So, you just graduated and you're not sure how to tackle repaying your student loans?
Don't worry, you're not alone.
According to Angela Whittleton, a TD advisor based in Halifax, Nova Scotia, it's common for recent graduates to have questions about how and when they should start repaying student loans.
To help those recent grads who are navigating student loan repayments, Whittleton shares some of the most common questions she hears, as well as some tips for beginning the process of repaying student loans.
When do I need to start paying off my student loans?
The first thing Whittleton recommends doing is taking stock of what you owe. Look at each loan or line of credit you have, determine how much you own on each one, and when each loan needs to be repaid.
"Look at all of your loans to determine where your debt is, and when you need to repay it," Whittleton said. "And don't forget to include loans from family, as well as other debt, such as credit cards."
It's important to determine when each loan needs to be paid back, because different loans and debt, including student loans – including Canada Student Loans, Provincial student loans and student lines of credit – may each have different repayment schedules.
"In general, my advice is typically for students to pay off their highest-interest rate debt first, such as credit cards," Whittleton said. "But it's important to know the terms of each loan you have."
Canada Student Loans, for example, typically feature a six-month grace period for graduating students, which means you have six months from the date you finish your school term, transfer from full to part-time studies or leave or take time off from school, to start repaying the loan. Students are not charged interest on their loan during that time. Students can also opt to start making payments earlier if they choose to, Whittleton said.
However, repayment rules for Provincial loans vary, depending on the specific rules of the province, Whittleton said. For more information on how rules about student loans vary depending on province, consult this Government of Canada website.
If you have a TD Student Line of Credit (SLOC), for example, while you are in school you must, at a minimum, make interest-only payments. On graduation, students can repay their line of credit but are only required to repay the interest for up to 24 months after they graduate. After this 24 month period their line of credit is converted into a fixed term Student Loan for repayment purposes, (this only applies if the loan is over $5,000 and taken out on or after May 1st 2017). An SLOC that was approved before May 1st, 2017 have the option to convert to a Student Loan, or otherwise will enter 1% principal and interest repayment, explains Whittleton.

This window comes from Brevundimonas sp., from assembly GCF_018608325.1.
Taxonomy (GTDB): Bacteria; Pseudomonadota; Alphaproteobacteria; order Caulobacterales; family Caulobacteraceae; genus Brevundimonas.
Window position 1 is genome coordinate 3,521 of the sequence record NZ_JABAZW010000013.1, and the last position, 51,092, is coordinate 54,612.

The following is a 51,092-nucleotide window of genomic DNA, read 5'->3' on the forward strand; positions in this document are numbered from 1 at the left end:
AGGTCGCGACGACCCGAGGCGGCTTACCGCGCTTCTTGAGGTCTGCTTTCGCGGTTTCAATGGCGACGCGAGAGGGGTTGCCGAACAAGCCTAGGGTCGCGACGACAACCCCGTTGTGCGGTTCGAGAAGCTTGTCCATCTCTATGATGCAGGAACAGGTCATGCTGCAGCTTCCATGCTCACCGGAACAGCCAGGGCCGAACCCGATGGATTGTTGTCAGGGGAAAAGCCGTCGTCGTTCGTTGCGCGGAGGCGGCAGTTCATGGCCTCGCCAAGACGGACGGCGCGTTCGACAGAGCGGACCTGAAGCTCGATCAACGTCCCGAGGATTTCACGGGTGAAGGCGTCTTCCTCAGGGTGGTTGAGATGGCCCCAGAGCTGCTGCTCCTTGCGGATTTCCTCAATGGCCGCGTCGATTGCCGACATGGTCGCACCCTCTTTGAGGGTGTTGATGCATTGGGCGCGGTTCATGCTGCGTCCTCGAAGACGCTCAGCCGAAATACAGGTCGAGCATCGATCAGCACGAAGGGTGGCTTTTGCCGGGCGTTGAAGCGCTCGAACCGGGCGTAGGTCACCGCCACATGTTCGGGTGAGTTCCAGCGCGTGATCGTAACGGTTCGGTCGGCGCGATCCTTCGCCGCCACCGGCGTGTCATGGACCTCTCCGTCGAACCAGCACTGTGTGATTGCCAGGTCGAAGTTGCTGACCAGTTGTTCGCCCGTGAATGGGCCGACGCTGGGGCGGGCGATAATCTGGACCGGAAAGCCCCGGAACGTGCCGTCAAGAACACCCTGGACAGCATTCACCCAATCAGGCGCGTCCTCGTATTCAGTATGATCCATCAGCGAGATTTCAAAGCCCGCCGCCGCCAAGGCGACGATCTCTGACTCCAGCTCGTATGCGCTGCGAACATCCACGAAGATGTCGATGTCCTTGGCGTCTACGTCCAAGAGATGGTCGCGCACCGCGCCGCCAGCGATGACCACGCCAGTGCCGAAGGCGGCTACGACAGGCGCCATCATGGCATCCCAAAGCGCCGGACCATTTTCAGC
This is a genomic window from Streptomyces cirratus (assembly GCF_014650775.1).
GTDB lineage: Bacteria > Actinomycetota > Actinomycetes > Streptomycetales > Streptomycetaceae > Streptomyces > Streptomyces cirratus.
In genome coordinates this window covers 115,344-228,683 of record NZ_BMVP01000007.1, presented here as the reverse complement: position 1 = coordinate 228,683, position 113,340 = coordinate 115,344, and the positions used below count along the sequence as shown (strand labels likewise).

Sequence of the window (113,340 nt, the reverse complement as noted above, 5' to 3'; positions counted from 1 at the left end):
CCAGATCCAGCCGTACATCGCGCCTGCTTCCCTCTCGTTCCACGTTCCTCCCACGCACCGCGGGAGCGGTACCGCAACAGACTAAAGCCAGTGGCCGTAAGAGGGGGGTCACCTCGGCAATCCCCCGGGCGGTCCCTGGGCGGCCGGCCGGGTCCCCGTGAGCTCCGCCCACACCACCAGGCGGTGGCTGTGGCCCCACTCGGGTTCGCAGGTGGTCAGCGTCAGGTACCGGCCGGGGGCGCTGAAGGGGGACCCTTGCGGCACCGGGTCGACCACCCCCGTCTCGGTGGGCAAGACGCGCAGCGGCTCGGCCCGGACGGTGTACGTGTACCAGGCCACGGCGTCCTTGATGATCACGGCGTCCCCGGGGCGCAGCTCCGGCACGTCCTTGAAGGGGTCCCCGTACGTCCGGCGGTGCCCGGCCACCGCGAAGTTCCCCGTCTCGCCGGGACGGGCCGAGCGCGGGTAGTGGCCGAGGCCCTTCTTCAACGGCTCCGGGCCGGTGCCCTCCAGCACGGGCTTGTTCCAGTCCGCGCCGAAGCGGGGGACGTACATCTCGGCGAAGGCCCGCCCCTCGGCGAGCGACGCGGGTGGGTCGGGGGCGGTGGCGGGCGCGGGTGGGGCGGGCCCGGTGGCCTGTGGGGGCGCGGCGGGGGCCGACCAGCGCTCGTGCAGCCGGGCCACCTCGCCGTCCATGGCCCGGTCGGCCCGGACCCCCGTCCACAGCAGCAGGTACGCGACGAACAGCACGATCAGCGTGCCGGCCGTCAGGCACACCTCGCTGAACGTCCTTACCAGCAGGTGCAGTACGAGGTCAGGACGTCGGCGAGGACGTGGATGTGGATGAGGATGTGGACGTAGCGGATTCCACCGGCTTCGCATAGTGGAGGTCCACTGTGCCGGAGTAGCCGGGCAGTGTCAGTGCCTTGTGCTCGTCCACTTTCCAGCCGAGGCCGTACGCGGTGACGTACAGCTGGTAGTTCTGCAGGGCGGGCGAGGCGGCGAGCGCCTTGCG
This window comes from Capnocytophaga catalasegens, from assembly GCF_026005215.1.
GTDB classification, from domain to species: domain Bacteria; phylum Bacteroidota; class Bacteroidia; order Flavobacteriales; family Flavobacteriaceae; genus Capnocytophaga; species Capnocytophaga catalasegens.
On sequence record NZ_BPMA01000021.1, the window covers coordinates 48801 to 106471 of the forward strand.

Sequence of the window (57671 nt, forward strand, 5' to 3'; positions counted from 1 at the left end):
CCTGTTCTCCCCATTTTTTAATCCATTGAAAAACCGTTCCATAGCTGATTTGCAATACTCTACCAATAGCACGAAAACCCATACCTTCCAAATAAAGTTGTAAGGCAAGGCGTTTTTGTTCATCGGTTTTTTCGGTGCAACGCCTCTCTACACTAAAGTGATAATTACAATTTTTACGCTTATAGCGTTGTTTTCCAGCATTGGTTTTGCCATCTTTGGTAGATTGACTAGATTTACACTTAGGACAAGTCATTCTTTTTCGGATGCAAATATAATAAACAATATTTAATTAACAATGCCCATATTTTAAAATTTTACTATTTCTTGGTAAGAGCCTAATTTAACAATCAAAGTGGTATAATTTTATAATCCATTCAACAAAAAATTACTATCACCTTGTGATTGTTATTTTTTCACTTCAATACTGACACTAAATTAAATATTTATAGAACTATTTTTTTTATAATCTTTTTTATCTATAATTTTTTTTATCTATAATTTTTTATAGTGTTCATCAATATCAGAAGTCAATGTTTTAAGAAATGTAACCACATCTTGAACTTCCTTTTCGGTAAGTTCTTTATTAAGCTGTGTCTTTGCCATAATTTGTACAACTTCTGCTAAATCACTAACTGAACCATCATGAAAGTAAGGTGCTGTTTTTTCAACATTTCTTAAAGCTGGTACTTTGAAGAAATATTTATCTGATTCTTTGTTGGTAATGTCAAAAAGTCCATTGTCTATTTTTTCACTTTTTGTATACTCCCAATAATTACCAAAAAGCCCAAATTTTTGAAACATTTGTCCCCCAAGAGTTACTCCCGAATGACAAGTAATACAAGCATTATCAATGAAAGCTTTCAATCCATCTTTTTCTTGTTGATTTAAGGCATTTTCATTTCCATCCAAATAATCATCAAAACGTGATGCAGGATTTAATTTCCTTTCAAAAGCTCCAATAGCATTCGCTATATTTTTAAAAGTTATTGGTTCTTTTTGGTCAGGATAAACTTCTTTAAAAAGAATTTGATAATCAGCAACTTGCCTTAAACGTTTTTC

Students can also pay more than the minimum interest payment while they are still in school if they have the available funds.
For students who are jumping right into graduate school or are extending their graduation date, there are options available to increase an existing TD Student Line of Credit if you need to access more funds, said Whittleton.
Federal and provincial loans also have options for students who choose to continue their education — you can find details specific to these rules here.
Is it better to put money into savings or pay off my student loan as fast as possible?
The key to answering this question lies in figuring out how you want to balance your savings goals with your debt repayments, Whittleton said.
"In addition to repaying student loans, it's common for new graduates to have savings goals," said Whittleton.
"These could be short-term goals like saving for a vacation, medium-term goals like saving for a home and even longer-term goals like starting to save for retirement. When it comes to saving, I always recommend building an emergency fund as soon as your financial situation allows you to do so, regardless of what stage of life you're in, but you need to balance your savings goals with your debt repayment schedule."
How much should I pay each month on my student loans?
"If you have the capacity to repay more than the minimum on your student loans that is fantastic," Whittleton said.
"If that's your situation, then the general advice is to instead use that extra money to pay down any high-interest rate debt you may also be carrying, such as a credit card debt."
What if I can't pay my student loans?
"The pandemic has caused a lot of financial stress and change for many students graduating now," said Whittleton.
"If you find yourself unable to make your student loan payments, there are some options available to help you manage your payments, budget and cash flow. A tool like the TD Personal Cash Flow Calculator can help you crunch those numbers."
If you are struggling or unable to make payments on your Canada Student Loan, you can apply to the Repayment Assistance Plan (RAP) or Repayment Assistance Plan for Borrowers with a Permanent Disability (RAP-PD) or contact the National Student Loans Service Centre to explore your options.
"One option is to merge your higher interest debts, such as credit cards, lines of credit, or loans into one manageable payment through debt consolidation," Whittleton said.
"TD also has a free online Debt Consolidation Calculator to help you figure out if debt consolidation is right for you. Don't forget that we are here to support you – reaching out to TD Helps, or even starting by booking an appointment with a TD advisor will help us assess your specific situation and find the best possible solution and advice for your personal situation."
Book a virtual appointment with a TD advisor to get a personalized plan based on your unique circumstances.